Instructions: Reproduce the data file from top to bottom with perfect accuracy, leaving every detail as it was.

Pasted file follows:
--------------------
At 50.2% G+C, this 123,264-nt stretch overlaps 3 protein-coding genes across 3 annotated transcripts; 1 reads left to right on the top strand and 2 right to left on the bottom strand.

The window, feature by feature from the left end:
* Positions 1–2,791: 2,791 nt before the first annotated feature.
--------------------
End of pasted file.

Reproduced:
At 50.2% G+C, this 123,264-nt stretch overlaps 3 protein-coding genes across 3 annotated transcripts; 1 reads left to right on the top strand and 2 right to left on the bottom strand.

The window, feature by feature from the left end:
* Positions 1–2,791: 2,791 nt before the first annotated feature.